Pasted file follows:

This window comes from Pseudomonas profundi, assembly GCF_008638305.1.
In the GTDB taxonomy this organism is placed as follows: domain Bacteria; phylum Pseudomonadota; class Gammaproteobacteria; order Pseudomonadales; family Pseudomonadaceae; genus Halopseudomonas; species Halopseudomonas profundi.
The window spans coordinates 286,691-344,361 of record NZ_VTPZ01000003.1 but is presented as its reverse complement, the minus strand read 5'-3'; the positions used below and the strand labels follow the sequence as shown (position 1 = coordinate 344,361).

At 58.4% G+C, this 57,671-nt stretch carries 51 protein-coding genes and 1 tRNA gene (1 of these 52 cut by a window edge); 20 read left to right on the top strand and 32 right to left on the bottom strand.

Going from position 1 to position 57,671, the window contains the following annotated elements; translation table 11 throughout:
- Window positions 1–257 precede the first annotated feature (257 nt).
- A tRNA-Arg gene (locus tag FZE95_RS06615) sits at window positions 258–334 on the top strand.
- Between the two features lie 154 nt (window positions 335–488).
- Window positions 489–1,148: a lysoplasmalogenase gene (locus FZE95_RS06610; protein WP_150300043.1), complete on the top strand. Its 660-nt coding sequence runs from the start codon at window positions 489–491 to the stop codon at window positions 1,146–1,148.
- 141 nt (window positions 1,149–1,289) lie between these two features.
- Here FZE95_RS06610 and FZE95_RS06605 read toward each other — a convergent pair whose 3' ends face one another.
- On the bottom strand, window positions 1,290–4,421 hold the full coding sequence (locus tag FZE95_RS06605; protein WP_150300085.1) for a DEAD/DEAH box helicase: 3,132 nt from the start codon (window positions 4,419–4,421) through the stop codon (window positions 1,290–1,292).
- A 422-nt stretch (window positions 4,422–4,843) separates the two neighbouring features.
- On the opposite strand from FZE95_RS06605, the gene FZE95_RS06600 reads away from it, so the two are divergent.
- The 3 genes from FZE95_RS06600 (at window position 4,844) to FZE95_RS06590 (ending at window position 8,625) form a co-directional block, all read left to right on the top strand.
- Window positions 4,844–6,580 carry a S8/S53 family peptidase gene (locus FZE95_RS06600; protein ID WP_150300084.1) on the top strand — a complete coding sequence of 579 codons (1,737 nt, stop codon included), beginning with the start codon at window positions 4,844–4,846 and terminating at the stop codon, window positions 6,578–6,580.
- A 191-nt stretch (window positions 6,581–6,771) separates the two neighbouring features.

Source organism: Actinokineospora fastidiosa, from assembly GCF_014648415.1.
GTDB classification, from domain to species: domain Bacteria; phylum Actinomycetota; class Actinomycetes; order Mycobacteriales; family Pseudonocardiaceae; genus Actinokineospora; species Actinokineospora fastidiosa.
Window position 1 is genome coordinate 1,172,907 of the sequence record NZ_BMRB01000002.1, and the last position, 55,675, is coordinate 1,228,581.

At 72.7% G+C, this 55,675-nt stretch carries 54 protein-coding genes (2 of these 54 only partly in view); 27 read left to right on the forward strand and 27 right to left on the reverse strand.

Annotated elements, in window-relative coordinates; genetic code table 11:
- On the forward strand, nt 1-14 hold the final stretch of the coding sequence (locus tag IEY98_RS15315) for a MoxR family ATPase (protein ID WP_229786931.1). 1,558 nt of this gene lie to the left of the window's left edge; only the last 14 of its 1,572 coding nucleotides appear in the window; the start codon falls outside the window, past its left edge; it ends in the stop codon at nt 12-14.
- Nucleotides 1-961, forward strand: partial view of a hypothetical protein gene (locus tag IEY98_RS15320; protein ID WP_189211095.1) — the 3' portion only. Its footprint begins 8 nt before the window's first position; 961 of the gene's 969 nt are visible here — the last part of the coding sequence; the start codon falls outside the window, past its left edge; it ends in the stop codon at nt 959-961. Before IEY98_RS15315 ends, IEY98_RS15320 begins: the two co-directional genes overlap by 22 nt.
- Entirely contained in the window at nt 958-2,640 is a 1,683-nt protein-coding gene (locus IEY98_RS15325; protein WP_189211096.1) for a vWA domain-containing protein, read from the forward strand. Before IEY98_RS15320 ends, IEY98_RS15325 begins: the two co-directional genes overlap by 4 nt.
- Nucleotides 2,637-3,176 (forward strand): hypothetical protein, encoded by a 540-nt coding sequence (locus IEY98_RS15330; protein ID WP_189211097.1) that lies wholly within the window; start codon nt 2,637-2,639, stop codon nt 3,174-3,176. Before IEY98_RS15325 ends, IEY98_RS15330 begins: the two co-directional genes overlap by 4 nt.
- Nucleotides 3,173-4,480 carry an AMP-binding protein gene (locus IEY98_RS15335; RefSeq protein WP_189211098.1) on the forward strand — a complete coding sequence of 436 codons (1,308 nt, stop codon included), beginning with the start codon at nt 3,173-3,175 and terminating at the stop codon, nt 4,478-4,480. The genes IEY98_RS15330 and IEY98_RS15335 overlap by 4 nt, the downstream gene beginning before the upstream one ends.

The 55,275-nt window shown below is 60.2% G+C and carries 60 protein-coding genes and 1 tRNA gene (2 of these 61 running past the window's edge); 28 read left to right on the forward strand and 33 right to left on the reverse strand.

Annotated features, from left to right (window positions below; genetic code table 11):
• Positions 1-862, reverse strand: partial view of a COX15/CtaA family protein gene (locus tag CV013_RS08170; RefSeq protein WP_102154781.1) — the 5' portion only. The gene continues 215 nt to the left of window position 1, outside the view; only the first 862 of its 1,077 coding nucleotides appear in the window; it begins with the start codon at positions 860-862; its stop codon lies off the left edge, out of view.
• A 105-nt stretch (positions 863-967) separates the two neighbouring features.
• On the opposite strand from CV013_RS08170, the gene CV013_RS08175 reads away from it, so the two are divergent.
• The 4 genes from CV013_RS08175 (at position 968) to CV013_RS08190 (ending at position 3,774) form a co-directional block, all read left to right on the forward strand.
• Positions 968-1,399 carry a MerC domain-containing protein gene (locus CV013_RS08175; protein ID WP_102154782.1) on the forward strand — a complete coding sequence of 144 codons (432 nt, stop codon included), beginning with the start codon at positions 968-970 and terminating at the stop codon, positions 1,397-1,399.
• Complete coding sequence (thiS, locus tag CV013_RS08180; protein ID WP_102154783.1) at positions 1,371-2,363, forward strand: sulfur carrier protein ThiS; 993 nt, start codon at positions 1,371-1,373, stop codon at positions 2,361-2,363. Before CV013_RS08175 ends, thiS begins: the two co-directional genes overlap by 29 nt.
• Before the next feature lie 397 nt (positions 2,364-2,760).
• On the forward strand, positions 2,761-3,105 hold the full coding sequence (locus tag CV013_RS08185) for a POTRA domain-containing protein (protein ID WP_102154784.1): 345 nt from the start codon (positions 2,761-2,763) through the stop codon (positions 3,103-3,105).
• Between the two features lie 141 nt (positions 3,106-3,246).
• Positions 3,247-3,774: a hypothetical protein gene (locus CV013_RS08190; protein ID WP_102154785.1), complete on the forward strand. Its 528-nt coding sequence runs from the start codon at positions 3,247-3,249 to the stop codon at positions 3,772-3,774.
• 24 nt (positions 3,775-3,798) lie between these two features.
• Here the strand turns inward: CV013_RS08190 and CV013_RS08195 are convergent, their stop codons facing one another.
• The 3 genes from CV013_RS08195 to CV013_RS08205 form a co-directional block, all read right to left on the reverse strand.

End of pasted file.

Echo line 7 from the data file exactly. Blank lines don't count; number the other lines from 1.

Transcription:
- A tRNA-Arg gene (locus tag FZE95_RS06615) sits at window positions 258–334 on the top strand.